Georgian Bay, Ontario, also known as the northeastern arm of Lake Huron, is known for its spectacular islands, beaches, and ethereal natural beauty. It's also home to over 30,000 islands and holds the nickname of the Sixth Great Lake for its massive size and impressive length which covers an area of 15,000 km². As cited on the site VisitGeorgianBay, Georgian Bay boasts the longest freshwater archipelago in the world!
This is also the landscape where you will find the glorious cabin in Go Home Bay which was designed by the Award-winning Canadian firm Ian MacDonald Architect Inc.
This cabin illustrates how modern architectural design can seamlessly blend into its natural surroundings.
An accomplished architect and professor, Ian MacDonald is known for trying to see where a building - or an addition - fits into the landscape of its surroundings, both in the sense of how it appears alongside the traditional architecture of the space and in how it complements the natural features of the site. The Go Home Bay cabin is an excellent reflection of MacDonald’s architectural style.
"Split rock Georgian Bay" by Tom Thomson (1915) photo courtesy of Canada the Store.
The cabin is located in the famous Georgian Bay archipelago that was celebrated for its beauty by the works of Canadian art legends the Group of Seven. The Group of Seven, a collective of Canadian landscape painters that were active between the years of 1920-1933, frequented the area of Georgian Bay often for inspiration from the rugged landscape. The area's famous granite rock formations and eastern white pine are beautifully captured in many of their paintings, like this painting by the Group of Seven's Tom Thomson.
The exterior is made up of primarily black-stained cedar shingles and the interior is dominated by natural fir. The contrast between the dark and light is meant to further emphasize the feeling of coziness found in the woods.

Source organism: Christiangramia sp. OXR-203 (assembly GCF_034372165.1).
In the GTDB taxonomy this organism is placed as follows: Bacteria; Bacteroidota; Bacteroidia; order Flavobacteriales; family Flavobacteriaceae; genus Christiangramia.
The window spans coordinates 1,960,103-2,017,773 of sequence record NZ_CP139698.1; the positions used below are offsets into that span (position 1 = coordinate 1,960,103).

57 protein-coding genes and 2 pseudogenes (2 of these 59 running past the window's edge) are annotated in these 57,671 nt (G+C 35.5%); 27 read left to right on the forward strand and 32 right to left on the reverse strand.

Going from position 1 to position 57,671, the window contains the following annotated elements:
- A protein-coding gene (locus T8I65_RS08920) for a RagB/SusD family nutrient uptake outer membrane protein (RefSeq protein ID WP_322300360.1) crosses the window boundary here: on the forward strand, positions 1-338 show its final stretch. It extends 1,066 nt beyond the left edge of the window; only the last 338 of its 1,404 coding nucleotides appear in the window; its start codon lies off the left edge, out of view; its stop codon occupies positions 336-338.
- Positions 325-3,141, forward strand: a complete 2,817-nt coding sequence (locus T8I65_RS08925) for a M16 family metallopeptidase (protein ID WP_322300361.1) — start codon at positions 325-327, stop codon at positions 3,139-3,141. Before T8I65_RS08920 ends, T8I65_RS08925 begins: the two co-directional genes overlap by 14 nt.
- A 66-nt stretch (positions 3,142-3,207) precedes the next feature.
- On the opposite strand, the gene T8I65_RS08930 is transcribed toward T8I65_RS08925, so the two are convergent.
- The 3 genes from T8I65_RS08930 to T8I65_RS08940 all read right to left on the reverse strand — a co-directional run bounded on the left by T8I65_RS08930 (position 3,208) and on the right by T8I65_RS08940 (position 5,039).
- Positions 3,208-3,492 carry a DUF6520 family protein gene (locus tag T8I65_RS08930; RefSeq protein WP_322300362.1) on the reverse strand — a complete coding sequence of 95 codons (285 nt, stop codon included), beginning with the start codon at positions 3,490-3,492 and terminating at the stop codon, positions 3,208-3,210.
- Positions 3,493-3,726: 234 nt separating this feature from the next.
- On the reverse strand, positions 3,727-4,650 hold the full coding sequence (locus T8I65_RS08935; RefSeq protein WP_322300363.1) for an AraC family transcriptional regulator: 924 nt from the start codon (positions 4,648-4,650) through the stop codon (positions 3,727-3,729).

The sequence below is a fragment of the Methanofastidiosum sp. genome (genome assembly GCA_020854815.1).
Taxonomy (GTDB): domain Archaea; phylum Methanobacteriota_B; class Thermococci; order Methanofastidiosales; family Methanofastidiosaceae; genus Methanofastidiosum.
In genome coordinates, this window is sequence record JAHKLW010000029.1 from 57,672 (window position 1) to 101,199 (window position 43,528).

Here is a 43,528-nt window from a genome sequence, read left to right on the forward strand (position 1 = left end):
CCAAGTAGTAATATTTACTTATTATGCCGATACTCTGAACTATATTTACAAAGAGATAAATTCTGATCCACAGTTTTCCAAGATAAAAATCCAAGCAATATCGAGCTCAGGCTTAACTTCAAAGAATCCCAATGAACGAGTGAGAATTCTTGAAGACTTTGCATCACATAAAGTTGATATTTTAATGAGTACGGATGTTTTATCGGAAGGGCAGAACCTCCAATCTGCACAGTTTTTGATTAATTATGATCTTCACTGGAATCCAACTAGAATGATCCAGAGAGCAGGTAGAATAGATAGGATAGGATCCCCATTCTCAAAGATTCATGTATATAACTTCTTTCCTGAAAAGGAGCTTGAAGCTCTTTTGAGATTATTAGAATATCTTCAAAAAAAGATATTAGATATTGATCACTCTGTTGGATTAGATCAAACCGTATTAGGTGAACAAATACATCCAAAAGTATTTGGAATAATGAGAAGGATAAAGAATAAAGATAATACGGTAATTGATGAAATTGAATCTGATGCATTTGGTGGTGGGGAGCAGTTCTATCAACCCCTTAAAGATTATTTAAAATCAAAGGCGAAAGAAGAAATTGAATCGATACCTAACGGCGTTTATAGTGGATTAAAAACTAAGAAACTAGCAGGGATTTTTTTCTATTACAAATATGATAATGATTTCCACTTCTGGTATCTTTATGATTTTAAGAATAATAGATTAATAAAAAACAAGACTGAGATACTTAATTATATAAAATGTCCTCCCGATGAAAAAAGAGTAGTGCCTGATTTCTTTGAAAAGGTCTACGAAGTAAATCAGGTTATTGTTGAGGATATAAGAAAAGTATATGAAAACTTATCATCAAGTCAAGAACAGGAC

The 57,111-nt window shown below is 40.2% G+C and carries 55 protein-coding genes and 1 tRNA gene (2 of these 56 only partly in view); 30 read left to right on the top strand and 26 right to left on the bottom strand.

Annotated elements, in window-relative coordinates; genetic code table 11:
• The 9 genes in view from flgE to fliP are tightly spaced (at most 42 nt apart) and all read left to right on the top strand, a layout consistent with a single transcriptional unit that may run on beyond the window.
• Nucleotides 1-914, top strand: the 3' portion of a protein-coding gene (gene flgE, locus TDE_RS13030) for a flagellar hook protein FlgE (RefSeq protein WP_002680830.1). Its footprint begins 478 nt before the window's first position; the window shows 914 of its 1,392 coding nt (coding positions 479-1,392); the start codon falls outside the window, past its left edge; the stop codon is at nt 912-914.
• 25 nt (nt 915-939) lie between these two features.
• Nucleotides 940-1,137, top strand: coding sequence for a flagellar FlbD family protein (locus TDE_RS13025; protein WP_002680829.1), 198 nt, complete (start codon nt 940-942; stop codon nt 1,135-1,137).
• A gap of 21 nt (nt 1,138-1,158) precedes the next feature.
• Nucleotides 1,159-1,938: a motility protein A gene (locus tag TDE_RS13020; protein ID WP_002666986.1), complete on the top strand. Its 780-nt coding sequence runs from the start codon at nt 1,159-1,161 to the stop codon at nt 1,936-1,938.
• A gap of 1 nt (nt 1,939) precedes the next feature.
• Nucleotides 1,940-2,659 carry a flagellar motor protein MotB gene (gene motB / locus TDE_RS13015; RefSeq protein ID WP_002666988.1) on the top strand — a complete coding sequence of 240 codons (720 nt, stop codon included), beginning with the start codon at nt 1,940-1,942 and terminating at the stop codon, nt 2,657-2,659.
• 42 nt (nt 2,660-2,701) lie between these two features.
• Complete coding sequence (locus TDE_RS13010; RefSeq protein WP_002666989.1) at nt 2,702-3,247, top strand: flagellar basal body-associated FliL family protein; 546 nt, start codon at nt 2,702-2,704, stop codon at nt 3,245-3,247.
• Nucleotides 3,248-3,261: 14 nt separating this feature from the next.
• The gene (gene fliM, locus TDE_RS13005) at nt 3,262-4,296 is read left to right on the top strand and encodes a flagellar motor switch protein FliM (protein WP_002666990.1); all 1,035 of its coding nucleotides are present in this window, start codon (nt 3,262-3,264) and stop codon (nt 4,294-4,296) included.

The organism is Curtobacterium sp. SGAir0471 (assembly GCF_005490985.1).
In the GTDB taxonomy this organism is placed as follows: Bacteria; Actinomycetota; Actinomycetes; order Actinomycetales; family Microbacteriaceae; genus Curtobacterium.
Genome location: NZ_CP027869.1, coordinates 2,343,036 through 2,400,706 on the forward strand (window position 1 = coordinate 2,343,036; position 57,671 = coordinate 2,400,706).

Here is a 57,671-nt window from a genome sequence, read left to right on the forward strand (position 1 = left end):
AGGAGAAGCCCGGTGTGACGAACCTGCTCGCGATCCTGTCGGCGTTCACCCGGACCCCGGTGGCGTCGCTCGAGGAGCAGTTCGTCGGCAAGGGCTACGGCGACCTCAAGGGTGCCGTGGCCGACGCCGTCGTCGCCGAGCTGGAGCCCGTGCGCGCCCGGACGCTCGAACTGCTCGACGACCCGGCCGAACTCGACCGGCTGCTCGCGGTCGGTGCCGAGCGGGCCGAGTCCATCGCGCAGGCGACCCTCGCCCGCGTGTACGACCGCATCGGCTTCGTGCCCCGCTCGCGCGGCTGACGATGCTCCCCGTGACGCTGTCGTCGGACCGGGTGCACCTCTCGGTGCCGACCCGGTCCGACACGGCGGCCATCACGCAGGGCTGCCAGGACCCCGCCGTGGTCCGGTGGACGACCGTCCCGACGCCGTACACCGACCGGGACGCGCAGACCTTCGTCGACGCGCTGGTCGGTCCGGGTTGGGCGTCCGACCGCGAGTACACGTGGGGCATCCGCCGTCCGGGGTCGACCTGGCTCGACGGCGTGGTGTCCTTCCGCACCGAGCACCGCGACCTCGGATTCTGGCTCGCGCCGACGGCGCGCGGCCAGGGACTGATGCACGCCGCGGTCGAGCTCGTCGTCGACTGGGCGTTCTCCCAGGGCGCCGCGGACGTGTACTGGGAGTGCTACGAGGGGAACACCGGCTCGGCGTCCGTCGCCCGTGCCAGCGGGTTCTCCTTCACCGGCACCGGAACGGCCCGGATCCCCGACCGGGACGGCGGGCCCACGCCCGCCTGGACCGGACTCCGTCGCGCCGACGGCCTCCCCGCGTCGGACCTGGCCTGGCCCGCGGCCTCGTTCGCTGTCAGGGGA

The cabin is a series of rooms lined with floor-to-ceiling windows, with panoramic views of the water and forest. It includes snug sitting areas, an expansive porch, exposed ceiling beams, and built-in furniture.
In addition to its beauty, the cabin is also eco-friendly and meant to be respectful of its environment. The exterior sun shades mitigate heat gain, the abundance of windows provides effective ventilation, and the house also features a green roof with deep overhangs for passive thermal comfort. MacDonald drew on his knowledge of Georgian Bay's weather patterns--as the inner bay location of the cabin can become hot and humid during the summer. In addition to the sustainable material, the main construction materials were coordinated on a single barge to reduce the embodied energy of transportation.
The cabin is a breath of fresh air amongst the homes built in the saturated cottage country of the Georgian Bay. Whereas those cottages are built for size and emphasis on their appearance, Ian MacDonald purposefully strayed away from the big is more mentality when it comes to the Go Home Bay cabin. “Over-scaled structures have become ever more commonplace, dominating the context, dwarfing the surroundings, and spoiling one's experience of the natural realm," the firm said. “This cabin is an important, positive alternative to the prevailing trends” (Dezeen).
If you liked this subject, check out more Ian Macdonald Architect works on Houseporn.ca:
Photography is courtesy of Ian MacDonald Architect Inc.
Researched and written by Guhar Ullah, Graduate of BA Architectural Studies at the University of Toronto's John H Daniels Faculty of Architecture, Landscape, and Design.